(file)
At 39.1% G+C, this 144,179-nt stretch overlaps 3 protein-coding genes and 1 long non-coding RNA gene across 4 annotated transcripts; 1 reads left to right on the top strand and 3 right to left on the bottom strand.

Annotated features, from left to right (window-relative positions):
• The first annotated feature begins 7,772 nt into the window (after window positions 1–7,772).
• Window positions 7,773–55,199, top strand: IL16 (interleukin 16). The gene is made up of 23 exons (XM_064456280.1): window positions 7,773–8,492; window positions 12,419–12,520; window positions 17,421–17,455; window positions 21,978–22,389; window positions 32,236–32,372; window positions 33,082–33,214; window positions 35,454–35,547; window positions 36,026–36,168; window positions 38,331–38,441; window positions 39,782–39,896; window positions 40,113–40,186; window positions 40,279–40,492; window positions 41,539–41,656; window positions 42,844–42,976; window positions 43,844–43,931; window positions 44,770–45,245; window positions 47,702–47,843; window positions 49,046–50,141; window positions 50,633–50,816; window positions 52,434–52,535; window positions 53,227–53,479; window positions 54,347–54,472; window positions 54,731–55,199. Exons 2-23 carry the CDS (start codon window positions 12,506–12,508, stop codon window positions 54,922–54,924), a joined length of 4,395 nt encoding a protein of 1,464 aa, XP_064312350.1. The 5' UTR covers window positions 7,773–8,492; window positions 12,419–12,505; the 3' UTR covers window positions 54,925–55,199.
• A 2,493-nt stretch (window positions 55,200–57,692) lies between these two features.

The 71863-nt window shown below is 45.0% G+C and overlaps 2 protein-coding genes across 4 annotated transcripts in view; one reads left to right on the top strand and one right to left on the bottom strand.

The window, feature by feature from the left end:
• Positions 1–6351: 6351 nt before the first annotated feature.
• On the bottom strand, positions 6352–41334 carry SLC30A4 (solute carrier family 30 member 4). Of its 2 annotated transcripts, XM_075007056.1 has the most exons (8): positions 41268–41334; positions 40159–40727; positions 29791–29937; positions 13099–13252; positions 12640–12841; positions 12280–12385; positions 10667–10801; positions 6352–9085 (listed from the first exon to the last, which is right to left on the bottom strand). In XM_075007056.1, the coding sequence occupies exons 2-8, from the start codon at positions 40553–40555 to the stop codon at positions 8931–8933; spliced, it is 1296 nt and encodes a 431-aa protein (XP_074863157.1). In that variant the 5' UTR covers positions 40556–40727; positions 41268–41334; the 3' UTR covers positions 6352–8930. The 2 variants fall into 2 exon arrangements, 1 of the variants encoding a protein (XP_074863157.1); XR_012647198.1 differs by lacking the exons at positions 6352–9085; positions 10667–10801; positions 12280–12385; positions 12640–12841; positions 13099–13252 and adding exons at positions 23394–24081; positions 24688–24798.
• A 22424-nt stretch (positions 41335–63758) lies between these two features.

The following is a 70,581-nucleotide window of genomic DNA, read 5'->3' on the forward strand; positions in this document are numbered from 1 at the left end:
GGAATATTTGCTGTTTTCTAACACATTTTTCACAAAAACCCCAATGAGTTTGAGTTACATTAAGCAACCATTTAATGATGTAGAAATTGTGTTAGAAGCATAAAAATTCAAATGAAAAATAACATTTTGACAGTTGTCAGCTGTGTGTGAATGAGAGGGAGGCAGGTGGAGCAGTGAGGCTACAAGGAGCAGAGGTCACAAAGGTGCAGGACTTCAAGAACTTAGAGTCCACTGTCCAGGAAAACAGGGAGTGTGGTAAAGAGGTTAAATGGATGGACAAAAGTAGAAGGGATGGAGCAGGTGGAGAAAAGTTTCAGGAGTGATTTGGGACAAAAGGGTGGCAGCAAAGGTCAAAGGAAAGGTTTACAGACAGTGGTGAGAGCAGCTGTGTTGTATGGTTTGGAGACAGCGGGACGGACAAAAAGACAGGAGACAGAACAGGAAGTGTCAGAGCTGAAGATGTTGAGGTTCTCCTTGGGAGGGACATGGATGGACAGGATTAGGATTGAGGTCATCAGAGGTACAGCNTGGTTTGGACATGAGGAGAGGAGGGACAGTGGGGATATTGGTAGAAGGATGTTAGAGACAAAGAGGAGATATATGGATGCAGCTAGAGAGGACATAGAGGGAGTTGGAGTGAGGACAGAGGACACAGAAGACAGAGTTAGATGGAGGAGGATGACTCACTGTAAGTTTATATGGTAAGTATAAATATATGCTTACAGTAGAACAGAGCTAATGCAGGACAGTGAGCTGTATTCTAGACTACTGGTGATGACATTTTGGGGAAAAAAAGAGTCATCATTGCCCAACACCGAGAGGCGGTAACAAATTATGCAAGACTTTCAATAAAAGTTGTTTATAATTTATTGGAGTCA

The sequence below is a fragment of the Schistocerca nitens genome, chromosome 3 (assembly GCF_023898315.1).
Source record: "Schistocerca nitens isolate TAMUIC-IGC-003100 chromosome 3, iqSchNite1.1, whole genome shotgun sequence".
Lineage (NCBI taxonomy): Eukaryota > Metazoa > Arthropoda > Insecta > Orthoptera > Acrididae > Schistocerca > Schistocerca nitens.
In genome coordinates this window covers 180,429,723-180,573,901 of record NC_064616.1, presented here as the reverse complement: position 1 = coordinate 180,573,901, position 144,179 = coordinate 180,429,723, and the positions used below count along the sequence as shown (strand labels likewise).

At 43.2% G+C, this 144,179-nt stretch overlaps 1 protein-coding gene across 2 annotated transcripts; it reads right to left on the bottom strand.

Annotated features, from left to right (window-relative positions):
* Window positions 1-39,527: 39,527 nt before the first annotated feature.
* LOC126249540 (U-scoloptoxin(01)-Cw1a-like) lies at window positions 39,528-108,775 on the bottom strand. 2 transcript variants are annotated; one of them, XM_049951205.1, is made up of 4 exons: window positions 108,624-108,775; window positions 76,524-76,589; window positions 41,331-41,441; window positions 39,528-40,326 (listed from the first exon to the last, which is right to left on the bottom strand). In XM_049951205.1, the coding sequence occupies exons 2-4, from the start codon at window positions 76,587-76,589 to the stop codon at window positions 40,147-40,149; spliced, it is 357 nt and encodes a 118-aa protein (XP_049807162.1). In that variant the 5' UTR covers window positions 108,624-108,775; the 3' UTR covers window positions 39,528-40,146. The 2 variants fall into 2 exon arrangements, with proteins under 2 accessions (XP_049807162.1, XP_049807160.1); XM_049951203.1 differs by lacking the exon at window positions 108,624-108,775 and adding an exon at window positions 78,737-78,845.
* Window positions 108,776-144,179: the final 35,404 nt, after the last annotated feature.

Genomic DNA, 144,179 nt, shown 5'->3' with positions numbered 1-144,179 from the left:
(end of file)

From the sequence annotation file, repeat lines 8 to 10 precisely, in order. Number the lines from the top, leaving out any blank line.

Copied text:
• Positions 1–6351: 6351 nt before the first annotated feature.
• On the bottom strand, positions 6352–41334 carry SLC30A4 (solute carrier family 30 member 4). Of its 2 annotated transcripts, XM_075007056.1 has the most exons (8): positions 41268–41334; positions 40159–40727; positions 29791–29937; positions 13099–13252; positions 12640–12841; positions 12280–12385; positions 10667–10801; positions 6352–9085 (listed from the first exon to the last, which is right to left on the bottom strand). In XM_075007056.1, the coding sequence occupies exons 2-8, from the start codon at positions 40553–40555 to the stop codon at positions 8931–8933; spliced, it is 1296 nt and encodes a 431-aa protein (XP_074863157.1). In that variant the 5' UTR covers positions 40556–40727; positions 41268–41334; the 3' UTR covers positions 6352–8930. The 2 variants fall into 2 exon arrangements, 1 of the variants encoding a protein (XP_074863157.1); XR_012647198.1 differs by lacking the exons at positions 6352–9085; positions 10667–10801; positions 12280–12385; positions 12640–12841; positions 13099–13252 and adding exons at positions 23394–24081; positions 24688–24798.
• A 22424-nt stretch (positions 41335–63758) lies between these two features.